Econometrica: Jul, 1963, Volume 31, Issue 3
Utility, Liquidity, and Debt Management
I. O. Scott, O. H. Brownlee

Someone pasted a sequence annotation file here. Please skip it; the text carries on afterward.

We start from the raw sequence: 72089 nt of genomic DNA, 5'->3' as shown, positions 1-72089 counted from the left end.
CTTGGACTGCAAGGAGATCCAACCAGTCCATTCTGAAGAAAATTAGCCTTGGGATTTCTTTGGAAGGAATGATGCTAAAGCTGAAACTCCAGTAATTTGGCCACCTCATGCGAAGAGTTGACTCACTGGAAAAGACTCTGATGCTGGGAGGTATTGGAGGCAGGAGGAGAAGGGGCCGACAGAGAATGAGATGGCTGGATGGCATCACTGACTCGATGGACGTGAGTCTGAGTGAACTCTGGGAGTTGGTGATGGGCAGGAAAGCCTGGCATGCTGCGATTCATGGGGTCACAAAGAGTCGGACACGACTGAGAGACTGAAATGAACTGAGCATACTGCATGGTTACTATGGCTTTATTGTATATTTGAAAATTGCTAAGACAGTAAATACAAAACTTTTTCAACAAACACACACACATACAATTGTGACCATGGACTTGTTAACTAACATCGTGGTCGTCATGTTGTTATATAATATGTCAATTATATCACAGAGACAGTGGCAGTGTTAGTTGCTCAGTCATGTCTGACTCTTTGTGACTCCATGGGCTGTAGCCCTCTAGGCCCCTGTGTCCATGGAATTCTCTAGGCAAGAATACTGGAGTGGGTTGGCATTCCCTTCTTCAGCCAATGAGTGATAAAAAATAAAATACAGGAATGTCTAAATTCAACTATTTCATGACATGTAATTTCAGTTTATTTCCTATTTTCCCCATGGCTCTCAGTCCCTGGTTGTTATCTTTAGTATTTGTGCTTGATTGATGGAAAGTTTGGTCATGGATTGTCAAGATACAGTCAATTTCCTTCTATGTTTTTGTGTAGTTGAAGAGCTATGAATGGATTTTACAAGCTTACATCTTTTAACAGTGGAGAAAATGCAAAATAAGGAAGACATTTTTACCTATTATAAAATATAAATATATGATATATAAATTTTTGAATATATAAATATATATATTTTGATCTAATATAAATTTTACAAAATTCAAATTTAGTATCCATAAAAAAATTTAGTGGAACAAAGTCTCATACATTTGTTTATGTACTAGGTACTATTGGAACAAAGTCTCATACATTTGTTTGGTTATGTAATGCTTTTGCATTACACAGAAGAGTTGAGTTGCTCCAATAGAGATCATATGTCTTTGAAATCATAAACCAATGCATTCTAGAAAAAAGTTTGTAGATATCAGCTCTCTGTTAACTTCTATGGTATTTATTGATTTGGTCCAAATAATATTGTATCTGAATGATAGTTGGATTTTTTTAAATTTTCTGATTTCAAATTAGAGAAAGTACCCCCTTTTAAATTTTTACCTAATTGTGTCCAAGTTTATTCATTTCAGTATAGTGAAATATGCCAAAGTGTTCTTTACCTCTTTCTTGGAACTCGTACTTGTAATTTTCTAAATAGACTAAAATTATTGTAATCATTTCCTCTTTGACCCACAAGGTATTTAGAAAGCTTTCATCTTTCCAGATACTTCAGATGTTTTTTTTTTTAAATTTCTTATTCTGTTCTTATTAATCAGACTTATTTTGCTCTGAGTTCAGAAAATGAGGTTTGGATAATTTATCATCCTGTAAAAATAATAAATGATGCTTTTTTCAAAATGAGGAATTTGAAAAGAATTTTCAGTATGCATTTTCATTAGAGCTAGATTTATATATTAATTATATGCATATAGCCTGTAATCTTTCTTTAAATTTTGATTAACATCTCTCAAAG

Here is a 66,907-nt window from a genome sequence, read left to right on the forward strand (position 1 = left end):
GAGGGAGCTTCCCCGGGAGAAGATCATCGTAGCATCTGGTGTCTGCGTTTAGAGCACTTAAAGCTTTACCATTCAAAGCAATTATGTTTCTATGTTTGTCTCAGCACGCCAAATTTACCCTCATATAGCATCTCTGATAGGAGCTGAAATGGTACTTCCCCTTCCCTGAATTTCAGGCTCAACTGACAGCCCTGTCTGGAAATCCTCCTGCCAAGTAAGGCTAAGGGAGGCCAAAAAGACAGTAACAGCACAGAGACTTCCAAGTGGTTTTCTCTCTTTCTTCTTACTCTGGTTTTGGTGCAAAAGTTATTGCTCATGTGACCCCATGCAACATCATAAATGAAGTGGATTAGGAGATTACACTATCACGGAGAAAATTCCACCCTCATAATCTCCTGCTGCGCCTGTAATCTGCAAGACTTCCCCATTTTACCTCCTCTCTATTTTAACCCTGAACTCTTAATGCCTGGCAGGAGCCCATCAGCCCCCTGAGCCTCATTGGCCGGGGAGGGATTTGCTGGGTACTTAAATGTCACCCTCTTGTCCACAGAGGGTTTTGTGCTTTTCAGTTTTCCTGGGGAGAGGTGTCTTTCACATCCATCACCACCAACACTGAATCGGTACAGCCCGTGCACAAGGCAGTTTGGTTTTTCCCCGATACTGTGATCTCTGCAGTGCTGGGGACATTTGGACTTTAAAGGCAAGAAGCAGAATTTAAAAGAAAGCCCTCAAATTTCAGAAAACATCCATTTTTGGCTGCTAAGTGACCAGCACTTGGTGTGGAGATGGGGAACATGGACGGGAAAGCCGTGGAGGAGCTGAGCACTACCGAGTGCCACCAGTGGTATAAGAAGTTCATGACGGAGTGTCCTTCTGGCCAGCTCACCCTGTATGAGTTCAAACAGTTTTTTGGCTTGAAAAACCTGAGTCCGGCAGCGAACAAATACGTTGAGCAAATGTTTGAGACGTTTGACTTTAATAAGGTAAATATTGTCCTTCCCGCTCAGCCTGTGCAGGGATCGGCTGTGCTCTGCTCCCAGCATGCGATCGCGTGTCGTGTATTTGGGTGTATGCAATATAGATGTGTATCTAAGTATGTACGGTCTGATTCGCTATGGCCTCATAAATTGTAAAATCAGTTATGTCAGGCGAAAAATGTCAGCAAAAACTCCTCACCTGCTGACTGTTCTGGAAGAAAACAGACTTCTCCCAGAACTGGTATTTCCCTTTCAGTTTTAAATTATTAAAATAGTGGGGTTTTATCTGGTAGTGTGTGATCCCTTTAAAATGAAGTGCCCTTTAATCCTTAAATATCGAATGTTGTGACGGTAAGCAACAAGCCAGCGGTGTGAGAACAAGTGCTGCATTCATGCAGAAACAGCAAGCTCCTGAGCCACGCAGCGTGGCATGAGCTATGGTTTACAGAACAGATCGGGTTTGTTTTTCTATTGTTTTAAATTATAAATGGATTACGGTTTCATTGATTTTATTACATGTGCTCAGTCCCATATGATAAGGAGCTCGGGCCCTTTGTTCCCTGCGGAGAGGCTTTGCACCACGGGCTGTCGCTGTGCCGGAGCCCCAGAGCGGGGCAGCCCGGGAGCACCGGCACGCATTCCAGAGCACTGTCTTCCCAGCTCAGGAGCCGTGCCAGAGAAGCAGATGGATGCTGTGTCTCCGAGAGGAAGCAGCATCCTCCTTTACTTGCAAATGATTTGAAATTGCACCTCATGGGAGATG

In this paper we have derived the demands for securities, under the assumption that (1) individuals choose their portfolios so as to maximize expected utility, (2) their utility functions are quadratic in the value of wealth, and (3) all individuals have the same probability distributions of future prices. This latter assumption probably is the most unrealistic one, but could be modified somewhat without affecting some of our conclusions. We have shown that, given these assumptions, the ratio of the quantity of security j to that of security j is the same for all individuals independently of their wealth and the parameters of their utility functions (providing that some of each security is held by every individual). The ratios of money holdings to wealth will differ among individuals, however. We also have shown that the elasticities of aggregate demand depend only upon the expected "yields" and the variances and covariances of the probability distributions of future prices. These demand relations were used in analyzing a problem in debt management, namely, "how can the composition of the government debt be altered in a way such as to hold gross national product a constant?" The answer to this question together with that to "how can the composition of the debt be altered in a way such as to keep the total current value of government debt a constant" leads us to conclude that--given our assumptions--variations in interest costs probably are so small that they can be neglected.